Quick Takes: 3 More Lenders Settle With Cuomo, Emerson Fires Dean, General Counsel Threatens Suit Against President, Motive Seen for Graduation Threats, MiraCosta President Quits, Second Search Yields Iowa President, $150M for UCSF
Submitted by Doug Lederman on June 21, 2007 - 4:00am
New York Attorney General Andrew M. Cuomo announced Wednesday that three more student loan providers had agreed to abide by the code of conduct he has been promulgating to restrict the relationships between lenders and college officials. National City Bank, Regions Financial Corporation, and Wachovia Education Finance all said they would abide by the code, which bans payments by lenders to colleges to gain "preferred lender" status and the provision of gifts, trips or other benefits to college financial aid officials by lenders, among other things. With the agreement signed by Wachovia, the six largest student loan providers in the country have signed on to the New York attorney general's guidelines.
Emerson College, in Massachusetts, has fired Daniel Pinch as dean of enrollment, a week after a Congressional report revealed that he earned consulting funds from a company that the college was recommending to students for student loans, The Boston Globe reported. Last week, Pinch told the newspaper that he did not believe he had done anything wrong.
The general counsel of Florida Gulf Coast University is threatening to sue the university's interim president for placing her on leave and keeping her out of an inquiry into a complaint about possible violations of the federal law requiring gender equity in college sports, The News-Press reported. Wendy Morris, the general counsel placed on leave, said she didn't even know about the complaint until it was discussed in a campuswide e-mail message. A university spokeswoman declined to comment on why the institution's chief lawyer had been placed on leave.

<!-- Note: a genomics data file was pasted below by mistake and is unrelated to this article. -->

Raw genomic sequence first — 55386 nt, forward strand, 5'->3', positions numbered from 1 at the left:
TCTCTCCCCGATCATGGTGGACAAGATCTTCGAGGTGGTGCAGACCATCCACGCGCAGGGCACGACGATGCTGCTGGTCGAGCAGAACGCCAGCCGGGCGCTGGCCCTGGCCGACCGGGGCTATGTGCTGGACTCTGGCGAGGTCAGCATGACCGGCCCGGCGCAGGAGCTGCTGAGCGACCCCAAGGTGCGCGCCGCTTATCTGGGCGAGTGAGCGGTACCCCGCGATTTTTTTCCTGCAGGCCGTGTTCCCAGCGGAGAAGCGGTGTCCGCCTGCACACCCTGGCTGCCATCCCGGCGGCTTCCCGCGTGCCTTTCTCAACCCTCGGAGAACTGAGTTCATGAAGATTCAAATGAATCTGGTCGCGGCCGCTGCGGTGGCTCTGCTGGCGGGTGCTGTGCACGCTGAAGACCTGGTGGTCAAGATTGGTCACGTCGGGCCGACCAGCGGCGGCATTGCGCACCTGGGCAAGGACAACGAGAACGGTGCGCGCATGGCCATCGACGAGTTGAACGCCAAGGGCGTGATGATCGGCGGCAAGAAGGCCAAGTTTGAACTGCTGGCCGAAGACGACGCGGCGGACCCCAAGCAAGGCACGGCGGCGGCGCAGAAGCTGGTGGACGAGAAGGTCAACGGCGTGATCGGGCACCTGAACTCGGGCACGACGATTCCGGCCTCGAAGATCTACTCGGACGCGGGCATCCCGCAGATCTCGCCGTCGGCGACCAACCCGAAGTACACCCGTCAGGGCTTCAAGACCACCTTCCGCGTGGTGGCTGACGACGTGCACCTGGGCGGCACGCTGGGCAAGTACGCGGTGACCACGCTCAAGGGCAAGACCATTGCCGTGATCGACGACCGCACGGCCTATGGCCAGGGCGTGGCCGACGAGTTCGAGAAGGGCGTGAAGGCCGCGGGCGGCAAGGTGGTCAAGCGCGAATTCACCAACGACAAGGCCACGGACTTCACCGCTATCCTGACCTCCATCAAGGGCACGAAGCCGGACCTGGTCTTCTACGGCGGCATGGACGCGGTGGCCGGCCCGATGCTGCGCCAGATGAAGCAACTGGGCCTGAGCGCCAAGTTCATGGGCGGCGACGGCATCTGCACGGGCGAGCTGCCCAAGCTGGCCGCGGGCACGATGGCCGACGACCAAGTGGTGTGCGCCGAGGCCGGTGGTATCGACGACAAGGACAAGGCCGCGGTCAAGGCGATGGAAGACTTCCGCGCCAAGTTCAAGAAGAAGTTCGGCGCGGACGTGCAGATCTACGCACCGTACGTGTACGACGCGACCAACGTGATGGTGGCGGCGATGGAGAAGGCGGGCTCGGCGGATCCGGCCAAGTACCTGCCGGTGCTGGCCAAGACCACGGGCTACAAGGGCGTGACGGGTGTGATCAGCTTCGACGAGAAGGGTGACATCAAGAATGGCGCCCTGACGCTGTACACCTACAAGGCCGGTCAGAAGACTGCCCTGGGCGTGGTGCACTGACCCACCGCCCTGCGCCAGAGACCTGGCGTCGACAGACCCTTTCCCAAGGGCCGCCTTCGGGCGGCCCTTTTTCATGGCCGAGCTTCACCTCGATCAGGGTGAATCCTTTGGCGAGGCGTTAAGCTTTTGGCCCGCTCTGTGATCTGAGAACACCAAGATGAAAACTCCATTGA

Police documents filed in the case against the former student accused of leaving threats and bombs to disrupt last week's graduation ceremony at the University of California at Riverside have revealed his alleged motive: The Press-Enterprise reported that the former student didn't want to tell his parents that he had dropped out and wouldn't be graduating.
The controversial president of MiraCosta College, Victoria Muñoz Richart, resigned Wednesday, following a series of controversies that led faculty leaders to vote no confidence in her leadership, The San Diego Union-Tribune reported. Richart issued a statement saying that she had accomplished her goals for the college in the last three years.
The Iowa Board of Regents is today expected to name Sally Mason as the next president of the University of Iowa, The Des Moines Register reported. Mason, provost of Purdue University, is a biologist who rose through the ranks at the University of Kansas before moving to Purdue. She also led a working group of the National Association of State Universities and Land-Grant Colleges that last year put forward the idea -- currently proceeding -- for the association to create a new voluntary assessment and reporting system. Mason's selection follows a second search for a president to replace David Skorton, who left Iowa last year to become president of Cornell University. A first search imploded in November, when the regents rejected all the finalists then under consideration, infuriating faculty leaders who questioned the motives of some regents.
An anonymous donor has pledged $150 million to support research at the University of California at San Francisco's Comprehensive Cancer Center, The San Francisco Chronicle reported.